Opinion guest column

Now is the time for MIT to divest from fossil fuels

MIT should not be resisting the divestment movement. It should be leading it

On Sept. 17, the University of California (UC) system announced that it would divest not only its $13.4 billion endowment from fossil fuel companies but also its $70 billion pension fund by the end of the month. The UC system is just the most recent and highest-profile of many colleges and universities across the country that have divested from fossil fuel companies. The UC system’s commitment to complete divestment of its huge investment portfolio demonstrates that divestment is both feasible and financially sound. 

When the UC system’s chief investment officer and the chairman of its Board of Regents’ Investments Committee announced the decision, they did not cite the moral demands of the global climate emergency, but rather acknowledged that investments in fossil fuel companies are financially dangerous. “We have been looking years, decades and centuries ahead as we place our bets that clean energy will fuel the world’s future,” they wrote. The U.N.-backed Principles for Responsible Investment organization (to which the UC system is a signatory) argues that policy responses to the climate crisis are likely to dramatically undermine the value of major energy companies that derive the vast majority of their profits from fossil fuel extraction, making investments in these companies risky.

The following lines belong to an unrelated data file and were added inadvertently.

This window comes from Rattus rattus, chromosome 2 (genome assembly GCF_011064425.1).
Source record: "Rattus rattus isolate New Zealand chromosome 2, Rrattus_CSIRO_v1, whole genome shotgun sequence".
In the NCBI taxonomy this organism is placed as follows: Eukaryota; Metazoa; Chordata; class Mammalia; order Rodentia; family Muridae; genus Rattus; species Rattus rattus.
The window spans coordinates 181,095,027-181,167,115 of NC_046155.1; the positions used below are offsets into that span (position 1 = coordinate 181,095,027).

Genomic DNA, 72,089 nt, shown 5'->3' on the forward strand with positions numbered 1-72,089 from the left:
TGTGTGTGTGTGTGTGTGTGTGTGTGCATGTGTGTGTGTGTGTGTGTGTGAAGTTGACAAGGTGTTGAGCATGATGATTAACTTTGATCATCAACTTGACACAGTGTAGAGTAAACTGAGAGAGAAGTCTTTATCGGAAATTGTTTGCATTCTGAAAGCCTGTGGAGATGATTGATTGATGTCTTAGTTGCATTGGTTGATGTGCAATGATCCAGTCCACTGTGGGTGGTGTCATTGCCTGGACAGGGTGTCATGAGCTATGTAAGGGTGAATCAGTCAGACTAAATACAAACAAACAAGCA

We are asking MIT to divest from fossil fuels because we want to see the Institute excel as a leader in driving the decarbonization of the economy. MIT cannot do that while continuing to place financial bets on fossil fuel extraction. Furthermore, by staying invested in fossil fuels, MIT stands to lose regardless of how the political struggle over decarbonization plays out. Rapid decarbonization will hurt these investments, and if decarbonization doesn’t happen quickly, MIT will have bigger problems to worry about than the return on its endowment — for example, the fact that its campus will be chronically flooded by rising sea levels in a matter of decades and that the futures of more and more of its students and alumni will be foreclosed by climate-driven scarcity, poverty, and instability. 

Of course, this is not just a matter of MIT’s self-interest. The climate emergency is a crisis of empathy. It forces us to ask ourselves: Do we care about rural communities whose water is being poisoned by fracking? Do we care about people dying of lung cancer caused by air pollution? Do we care about people facing one cataclysmic storm after another in the Carribean and southeastern U.S.? Do we care about people in California whose homes have burned in unprecedented wildfires? Do we care about people in Guatemala facing starvation due to intensifying droughts and crop blights? Do we care about people in Nigeria being killed and tortured for opposing oil extraction by multinational corporations? MIT should be asking itself all these questions and more — and answering “yes” to every single one.